Token prices must, therefore, be the result of a formula based on market facts and taking into account the anticipated supply and demand fluctuations. You need to represent genuine value while encouraging market liquidity in order for the tokens to be used.
Once your tokens are launched and you receive investment, the price of your tokens will begin to inflate. If this happens too quickly, it will create a bubble that will pop leaving you with nothing. If it raises too slowly, people will be far less enthusiastic to invest.
Our advice is to build-in a programmed inflation rate on the token. So, for example, the price of your tokens raises by 1% every day of your ICO. This encourages early investment and demonstrates for return on investment.
You can use your smart contracts to build this mechanism in from the get-go, making it clear and fair for investors. That also includes any bonus conditions or referral bonuses.
Supply & Demand
In order to control the liquidity of your tokens during your ICO, it’s important to define the number of tokens you will issue and the minimum and maximum tokens available to purchase per contributor. This helps define your initial market cap and maximum share ratio, ensuring that you have enough owners of the tokens to form a viable and liquid market.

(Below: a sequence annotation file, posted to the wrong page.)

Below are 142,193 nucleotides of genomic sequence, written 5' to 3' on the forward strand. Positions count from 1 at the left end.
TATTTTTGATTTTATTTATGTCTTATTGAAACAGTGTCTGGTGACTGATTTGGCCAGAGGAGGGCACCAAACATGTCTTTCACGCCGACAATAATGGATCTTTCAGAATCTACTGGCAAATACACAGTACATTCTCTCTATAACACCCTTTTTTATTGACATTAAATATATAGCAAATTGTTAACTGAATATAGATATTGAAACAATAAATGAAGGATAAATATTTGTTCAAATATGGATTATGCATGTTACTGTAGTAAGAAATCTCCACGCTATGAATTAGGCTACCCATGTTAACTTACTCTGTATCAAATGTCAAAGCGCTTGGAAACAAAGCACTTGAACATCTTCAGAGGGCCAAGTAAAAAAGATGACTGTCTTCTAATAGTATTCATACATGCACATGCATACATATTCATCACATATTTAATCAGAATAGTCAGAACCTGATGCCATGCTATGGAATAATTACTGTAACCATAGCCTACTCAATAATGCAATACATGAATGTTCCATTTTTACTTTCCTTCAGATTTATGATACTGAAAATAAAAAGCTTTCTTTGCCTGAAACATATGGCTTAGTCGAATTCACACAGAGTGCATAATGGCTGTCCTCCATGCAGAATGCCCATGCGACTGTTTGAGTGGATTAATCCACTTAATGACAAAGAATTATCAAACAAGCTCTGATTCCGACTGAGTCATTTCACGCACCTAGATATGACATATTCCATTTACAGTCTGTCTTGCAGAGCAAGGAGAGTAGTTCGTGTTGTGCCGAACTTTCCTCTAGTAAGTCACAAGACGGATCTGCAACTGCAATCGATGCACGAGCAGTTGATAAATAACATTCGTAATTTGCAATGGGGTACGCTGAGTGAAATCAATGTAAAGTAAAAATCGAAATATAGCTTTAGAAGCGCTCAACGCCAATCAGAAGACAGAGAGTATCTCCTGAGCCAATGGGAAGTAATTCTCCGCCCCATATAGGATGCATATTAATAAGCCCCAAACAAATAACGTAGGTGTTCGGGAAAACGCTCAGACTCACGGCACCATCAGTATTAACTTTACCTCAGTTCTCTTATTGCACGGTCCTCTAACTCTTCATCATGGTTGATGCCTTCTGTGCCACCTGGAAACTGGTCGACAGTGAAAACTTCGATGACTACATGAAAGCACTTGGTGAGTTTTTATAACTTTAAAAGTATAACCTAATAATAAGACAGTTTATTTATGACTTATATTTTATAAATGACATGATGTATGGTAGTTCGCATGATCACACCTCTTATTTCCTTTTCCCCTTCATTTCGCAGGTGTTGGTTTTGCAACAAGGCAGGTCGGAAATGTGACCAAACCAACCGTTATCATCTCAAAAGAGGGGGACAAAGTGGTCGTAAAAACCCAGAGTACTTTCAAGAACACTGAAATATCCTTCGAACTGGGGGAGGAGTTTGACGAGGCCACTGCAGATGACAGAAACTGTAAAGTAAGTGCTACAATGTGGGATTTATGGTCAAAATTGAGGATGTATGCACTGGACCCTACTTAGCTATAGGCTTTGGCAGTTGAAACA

To maintain the value of your tokens within your network, it’s also important to consider and clearly communicate the liquidity conditions and rules related to the tokens creation/destruction.
Tokens could be created solely by your company or they could be created through activities of network users, such as facilitating trades or adding nodes to your network. Clearly communicating rules around how and when tokens will be created or destroyed also helps reassure contributors that their tokens will retain value over the long term.
Finally, to allow for easy storage and trade, tokens should be compliant with standardised third-party protocols, such as ERC20. If users can’t easily store and trade their tokens, you limit their liquidity, discouraging investors.
Creating tokens can be a confusing and difficult process. You need to consider not just how many to create and what they are used for, but you need to balance supply, demand and liquidity to maintain a viable market and retain value.
You also need to have all of these aspects of your tokens planned out in advance of launching your ICO. Rules and agreements need to be coded in to your smart contracts from the outset, so realising an issue with your token economics after you’ve launched can prove fatal and impossible to rectify.
If you get everything right, however, you create a strong incentive for people to contribute to your ICO campaign and to use your platform or network once it’s live. And that’s what leads to a successful ICO.
As part of our SICOP auditing process, we ensure that all of our clients have a strong token offering, that the token economy will remain relatively stable over time, and that tokens represent real value.
Find out more about our Sustainable ICO Protocol or get in touch to arrange your audit.